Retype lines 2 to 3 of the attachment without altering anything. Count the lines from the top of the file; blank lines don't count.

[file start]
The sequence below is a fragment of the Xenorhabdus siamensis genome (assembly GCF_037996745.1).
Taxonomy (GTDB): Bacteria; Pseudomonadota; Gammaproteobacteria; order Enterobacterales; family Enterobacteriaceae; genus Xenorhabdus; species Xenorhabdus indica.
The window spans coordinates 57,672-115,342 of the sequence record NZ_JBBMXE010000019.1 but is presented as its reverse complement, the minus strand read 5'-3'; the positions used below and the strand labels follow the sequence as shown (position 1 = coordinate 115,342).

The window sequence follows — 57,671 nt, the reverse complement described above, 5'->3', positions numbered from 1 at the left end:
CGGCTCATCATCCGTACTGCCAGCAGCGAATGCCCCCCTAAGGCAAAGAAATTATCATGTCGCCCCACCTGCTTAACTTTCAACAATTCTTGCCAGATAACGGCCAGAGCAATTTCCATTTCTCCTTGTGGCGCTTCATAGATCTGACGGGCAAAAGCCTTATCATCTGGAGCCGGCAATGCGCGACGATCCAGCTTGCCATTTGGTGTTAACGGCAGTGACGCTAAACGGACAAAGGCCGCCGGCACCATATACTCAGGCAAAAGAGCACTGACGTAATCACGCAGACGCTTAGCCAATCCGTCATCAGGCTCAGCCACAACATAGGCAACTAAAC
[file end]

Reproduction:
Taxonomy (GTDB): Bacteria; Pseudomonadota; Gammaproteobacteria; order Enterobacterales; family Enterobacteriaceae; genus Xenorhabdus; species Xenorhabdus indica.
The window spans coordinates 57,672-115,342 of the sequence record NZ_JBBMXE010000019.1 but is presented as its reverse complement, the minus strand read 5'-3'; the positions used below and the strand labels follow the sequence as shown (position 1 = coordinate 115,342).